April 15, 2000

 

 Screwworm turns heads in Florida

Posted Apr. 1, 2000

When screwworm larvae were found on the prepuce of a four-year-old Thoroughbred gelding in Florida in March, it prompted a quick response.

screwwormA private practitioner in Florida examined the horse in West Palm Beach on March 2, discovered minor discharge from the prepuce but no swelling, and discerned that the lesion had a bad odor. Between 50 and 100 larvae were detected in the area of the distal portion of the penis. The practitioner called USDA-APHIS, which dispatched a foreign animal disease diagnostician. Samples taken from the lesion were submitted to the National Veterinary Services Laboratories on March 4.

The gelding was part of a shipment of 17 horses from Argentina that were imported through Miami on Feb 27. The destinations were Georgia (two horses), California (five horses), Pennsylvania (one horse), Texas (one horse), and Florida (eight horses). The other 16 horses were located, examined, and determined to be free of any larvae.

The USDA-APHIS area veterinarian in charge or the state veterinarian should be notified if existence of the parasite is suspected.

APHIS Veterinary Services has developed a draft protocol revising import procedures for horses from countries known to have screwworm. Call (800) 940-6524 or (301) 734-8073, or e-mail, emoc@usda.gov.

Sentinel animals were placed around the West Palm Beach premises that housed the infested horse. The horse had been in a one-eighth acre paddock, isolated on three sides. The horse and paddock were treated March 3, and the horse received a second treatment March 6. It was released from quarantine March 15. Horses in adjacent paddocks were examined, and no wounds were discovered on those animals.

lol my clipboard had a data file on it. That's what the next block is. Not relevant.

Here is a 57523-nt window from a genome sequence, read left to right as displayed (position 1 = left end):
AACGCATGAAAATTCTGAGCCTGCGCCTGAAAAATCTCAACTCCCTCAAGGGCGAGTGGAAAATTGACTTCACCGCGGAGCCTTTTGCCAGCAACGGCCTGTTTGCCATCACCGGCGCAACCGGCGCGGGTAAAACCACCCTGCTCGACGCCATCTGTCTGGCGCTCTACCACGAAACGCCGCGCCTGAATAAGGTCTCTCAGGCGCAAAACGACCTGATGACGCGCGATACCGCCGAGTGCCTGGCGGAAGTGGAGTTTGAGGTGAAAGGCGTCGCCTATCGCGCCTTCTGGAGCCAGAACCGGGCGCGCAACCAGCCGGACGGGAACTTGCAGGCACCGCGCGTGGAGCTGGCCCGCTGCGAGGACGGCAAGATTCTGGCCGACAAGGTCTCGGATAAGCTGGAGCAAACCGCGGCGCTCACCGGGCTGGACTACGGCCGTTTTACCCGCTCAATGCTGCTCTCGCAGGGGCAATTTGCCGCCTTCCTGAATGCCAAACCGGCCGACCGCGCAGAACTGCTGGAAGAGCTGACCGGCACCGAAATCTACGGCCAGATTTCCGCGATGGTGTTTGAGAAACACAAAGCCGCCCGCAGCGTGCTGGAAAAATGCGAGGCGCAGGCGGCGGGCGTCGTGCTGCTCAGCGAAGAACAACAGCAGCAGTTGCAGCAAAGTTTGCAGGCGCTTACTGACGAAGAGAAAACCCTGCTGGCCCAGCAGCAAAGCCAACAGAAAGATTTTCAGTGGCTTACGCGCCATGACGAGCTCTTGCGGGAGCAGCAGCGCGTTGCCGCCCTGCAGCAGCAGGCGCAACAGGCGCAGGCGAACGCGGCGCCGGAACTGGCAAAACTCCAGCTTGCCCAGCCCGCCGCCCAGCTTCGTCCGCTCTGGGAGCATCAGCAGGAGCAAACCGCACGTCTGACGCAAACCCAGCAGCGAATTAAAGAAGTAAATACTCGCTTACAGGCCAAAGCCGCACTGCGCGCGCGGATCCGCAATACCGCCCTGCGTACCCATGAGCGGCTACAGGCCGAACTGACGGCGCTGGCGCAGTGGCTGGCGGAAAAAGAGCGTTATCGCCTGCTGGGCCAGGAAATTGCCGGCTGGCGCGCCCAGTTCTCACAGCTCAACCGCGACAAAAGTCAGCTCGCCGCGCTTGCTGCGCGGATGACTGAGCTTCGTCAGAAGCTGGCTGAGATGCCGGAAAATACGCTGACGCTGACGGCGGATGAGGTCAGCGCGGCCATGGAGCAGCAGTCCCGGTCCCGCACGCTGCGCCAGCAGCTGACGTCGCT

The National Veterinary Services Laboratories reported that the larvae in the infested horse were in the third instar stage, at least 24 hours from maturity. Mature larvae drop from the wound and pupate in the soil for approximately one week. Then it takes approximately one more week for the flies to become sexually active.

The screwworm is found in subtropical and tropical climates. In the 1930s there was a serious outbreak in the southern United States, with more than 1.3 million cases of infestation and the death of more than 200,000 animals. The United States has been free of screwworms since 1966.

In the early 1950s the USDA Agricultural Research Service developed a method of eradication using sterile flies to cause the species to breed itself out of existence. APHIS has worked with Central America by establishing and maintaining a permanent sterile fly barrier at the Darien Gap between Panama and Colombia. A sterile-fly rearing facility to be established in Panama in about three years will help to reduce the risk of reinfestation of the United States through accidental release of fertile flies.